Chinese EVs recalled in Australia over electrocution risk


While electric vehicles from China have yet to flood the U.S. market, American automakers are already worried about how they’ll compete on cost once they do.

Chinese EV brands have, however, entered other markets already, including Europe, Southeast Asia, and Australia and New Zealand.

But it hasn’t always gone smoothly. Great Wall China, one of the emerging EV makers in China that’s now expanding abroad, just issued a recall in Australia for an inexpensive 2023 model called the Ora, as a notice on an Australian government website reveals. 

The notice reads, “Due to a programming issue, if the operator removes the charging cable without cancelling the charge, an electrical arc between the charging plug and the vehicle may occur.”

How serious is the risk from this “electrical arc” or electrocution? Quite, it appears.

“If an electrical arc comes into contact with the operator or bystanders it will increase the risk of serious injury or death,” the notice continues. 

Ora owners will be notified in writing and asked to bring their vehicle into a dealership, which will fix the issue for free with a software update, the notice says.

The recall notice applies to 1,659 vehicles sold Down Under. A recall is also hitting New Zealand, a GWC national sales manager told EVs & Beyond, with about 520 vehicles affected there. (There may be recalls in other markets that Fortune has not yet learned of.) 

Of course, recalls have hit Tesla in the U.S. as well. Earlier this year, Elon Musk’s EV maker “recalled” more than 362,000 vehicles with the Full Self-Driving Beta because it “may cause crashes,” according to the National Highway Traffic Safety Administration. (The fix involved over-the-air software updates, and Musk takes issue with the word “recall” for such cases as it implies a need to visit a garage.)

Drive, an Australian car news publication, reported in July that the Ora sold for about US$26,400, but that two EVs from other Chinese carmakers sold for slightly less: MG’s MG 4 and BYD’s Dolphin.

Even less expensive models from China could disrupt overseas markets in the near future. For example, BYD’s Seagull launched in China earlier this year with the cutthroat price of about $11,000 and has quickly become one of the nation’s best-selling EVs. By comparison, in America Tesla’s most affordable option, the Model 3, starts at just under $40,000 and exceeds $60,000 with various add-ons, according to Electrek.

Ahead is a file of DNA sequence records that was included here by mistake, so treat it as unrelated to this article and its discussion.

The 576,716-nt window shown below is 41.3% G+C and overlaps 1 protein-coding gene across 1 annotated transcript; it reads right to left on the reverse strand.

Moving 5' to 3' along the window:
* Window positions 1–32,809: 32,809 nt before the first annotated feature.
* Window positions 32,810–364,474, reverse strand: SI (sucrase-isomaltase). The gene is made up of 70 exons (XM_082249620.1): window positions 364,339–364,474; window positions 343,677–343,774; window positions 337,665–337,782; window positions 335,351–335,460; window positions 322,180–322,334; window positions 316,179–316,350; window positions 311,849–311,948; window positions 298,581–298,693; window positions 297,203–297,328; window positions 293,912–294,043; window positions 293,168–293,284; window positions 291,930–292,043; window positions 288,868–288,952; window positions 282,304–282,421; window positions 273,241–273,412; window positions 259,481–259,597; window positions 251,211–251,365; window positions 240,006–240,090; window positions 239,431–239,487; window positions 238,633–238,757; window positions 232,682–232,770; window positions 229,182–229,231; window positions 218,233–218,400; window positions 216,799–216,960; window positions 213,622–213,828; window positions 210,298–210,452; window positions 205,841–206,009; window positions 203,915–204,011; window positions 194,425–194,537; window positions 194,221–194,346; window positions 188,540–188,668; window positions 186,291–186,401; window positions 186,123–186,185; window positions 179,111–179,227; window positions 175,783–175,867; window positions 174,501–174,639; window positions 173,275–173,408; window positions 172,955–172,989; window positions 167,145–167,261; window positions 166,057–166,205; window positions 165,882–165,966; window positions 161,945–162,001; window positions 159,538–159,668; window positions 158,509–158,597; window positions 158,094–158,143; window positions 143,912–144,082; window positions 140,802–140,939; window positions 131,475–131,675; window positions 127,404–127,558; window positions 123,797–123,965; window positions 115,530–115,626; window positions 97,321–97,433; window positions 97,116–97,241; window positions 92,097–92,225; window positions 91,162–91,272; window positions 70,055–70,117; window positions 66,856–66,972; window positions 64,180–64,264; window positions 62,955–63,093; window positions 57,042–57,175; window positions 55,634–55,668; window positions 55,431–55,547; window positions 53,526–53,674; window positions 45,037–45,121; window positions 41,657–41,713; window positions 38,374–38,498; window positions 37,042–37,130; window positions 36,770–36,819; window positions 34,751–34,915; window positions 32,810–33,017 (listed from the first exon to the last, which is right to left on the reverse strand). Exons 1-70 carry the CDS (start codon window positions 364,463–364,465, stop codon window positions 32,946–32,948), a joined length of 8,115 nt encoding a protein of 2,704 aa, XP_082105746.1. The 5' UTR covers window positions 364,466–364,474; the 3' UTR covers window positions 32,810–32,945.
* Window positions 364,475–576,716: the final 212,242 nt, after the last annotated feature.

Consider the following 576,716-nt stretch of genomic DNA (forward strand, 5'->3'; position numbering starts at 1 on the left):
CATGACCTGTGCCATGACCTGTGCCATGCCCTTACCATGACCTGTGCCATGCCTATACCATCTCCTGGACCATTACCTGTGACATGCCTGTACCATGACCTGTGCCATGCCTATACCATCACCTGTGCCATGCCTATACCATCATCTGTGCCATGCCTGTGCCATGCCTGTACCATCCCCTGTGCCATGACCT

As the UK-based market intelligence firm Autovista Group wrote, it is overseas that the Seagull “could be a truly disruptive force. Latin America and Africa are waiting for a good quality, affordable EV to hit the mainstream. India and Europe could also see the Seagull take off, where decent, small, value-for-money BEVs are scarce.”

In May, Ford CEO Jim Farley said that “the Chinese are going to be the powerhouse” in EVs. Speaking at the Morgan Stanley Sustainable Finance Summit, he said that Chinese brands “produce 70% of electric vehicles in the world in China…And the winners are BYD, Geely, Changan, SAIC, Great Wall.”

He also addressed the issue of cost, saying: “To beat them, you either have to have a very distinct brands, which we think we do, or you have to beat them on cost. But how do you beat them on cost if their scale is 5x yours?”

Chinese brands also have an advantage on the supply-chain side. BYD, for instance, can keep its vehicle prices low partly because it owns the supply chain of its EV batteries, from the raw materials to the finished battery packs. It also designs its own semiconductors. 

Tesla CEO Elon Musk has gone from laughing at the quality of BYD cars in 2011 to saying last month that “the Chinese car companies are extremely competitive.” At last week’s New York Times Dealbook conference, he suggested that the world’s top 10 carmakers would be Tesla and nine EV makers from China. “If we consider different leagues of competitiveness at Tesla, we consider the Chinese league to be the most competitive,” he added. 

But winning the trust of consumers in Europe, Australia, and other markets will likely prove a long challenge for China’s EV brands. It took Japanese carmakers decades to win hearts and minds around the world. In a YouGov survey of German consumers last year, only 1% of those who were even aware of Chinese EV brands said they would consider actually buying one.

The Chinese EV maker Aiways, meanwhile, recently told Reuters that it decided against advertising its national heritage due to worries that consumers would hesitate to buy China-made products.

Alarming recalls like the Ora’s won’t help.

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